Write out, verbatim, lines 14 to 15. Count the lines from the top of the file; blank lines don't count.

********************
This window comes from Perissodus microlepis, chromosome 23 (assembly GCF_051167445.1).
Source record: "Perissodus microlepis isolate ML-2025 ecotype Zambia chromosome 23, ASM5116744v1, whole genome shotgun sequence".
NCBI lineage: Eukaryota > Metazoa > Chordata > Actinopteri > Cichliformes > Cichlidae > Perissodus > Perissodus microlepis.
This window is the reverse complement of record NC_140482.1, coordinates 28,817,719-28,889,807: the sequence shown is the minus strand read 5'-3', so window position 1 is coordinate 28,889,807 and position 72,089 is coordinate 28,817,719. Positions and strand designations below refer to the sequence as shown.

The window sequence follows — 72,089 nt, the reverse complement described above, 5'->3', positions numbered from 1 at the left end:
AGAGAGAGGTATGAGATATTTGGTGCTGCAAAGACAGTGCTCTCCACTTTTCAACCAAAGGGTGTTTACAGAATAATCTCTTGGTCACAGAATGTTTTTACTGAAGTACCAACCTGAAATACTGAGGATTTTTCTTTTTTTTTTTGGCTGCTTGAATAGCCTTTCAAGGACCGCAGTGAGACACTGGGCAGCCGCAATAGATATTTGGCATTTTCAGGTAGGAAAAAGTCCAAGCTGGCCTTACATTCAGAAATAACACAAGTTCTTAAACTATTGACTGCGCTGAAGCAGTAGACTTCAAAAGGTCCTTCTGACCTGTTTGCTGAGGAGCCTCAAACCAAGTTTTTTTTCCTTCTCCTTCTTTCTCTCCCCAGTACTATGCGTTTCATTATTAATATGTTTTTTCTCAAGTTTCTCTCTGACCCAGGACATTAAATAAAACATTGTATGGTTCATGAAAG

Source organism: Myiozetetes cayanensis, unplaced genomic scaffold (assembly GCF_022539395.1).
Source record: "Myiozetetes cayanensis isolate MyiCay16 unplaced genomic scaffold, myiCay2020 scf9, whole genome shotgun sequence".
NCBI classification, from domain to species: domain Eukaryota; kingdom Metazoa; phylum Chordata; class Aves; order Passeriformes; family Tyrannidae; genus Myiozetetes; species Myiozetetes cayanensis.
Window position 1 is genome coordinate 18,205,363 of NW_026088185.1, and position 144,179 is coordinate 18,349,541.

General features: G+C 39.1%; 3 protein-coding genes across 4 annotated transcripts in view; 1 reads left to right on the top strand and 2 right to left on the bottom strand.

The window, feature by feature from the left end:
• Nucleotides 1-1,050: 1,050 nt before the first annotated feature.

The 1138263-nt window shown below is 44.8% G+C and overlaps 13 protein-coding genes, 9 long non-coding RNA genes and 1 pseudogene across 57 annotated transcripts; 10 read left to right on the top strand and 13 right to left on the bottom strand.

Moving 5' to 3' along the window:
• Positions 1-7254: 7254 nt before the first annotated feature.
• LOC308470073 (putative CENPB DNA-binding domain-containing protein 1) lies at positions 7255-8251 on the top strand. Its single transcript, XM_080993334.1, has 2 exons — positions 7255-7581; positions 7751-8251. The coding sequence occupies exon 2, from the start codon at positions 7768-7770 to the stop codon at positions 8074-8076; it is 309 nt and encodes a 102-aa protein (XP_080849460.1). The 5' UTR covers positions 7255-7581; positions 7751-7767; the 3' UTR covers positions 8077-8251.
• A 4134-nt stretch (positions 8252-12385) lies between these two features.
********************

The 1138263-nt window shown below is 44.8% G+C and overlaps 13 protein-coding genes, 9 long non-coding RNA genes and 1 pseudogene across 57 annotated transcripts; 10 read left to right on the top strand and 13 right to left on the bottom strand.

Moving 5' to 3' along the window: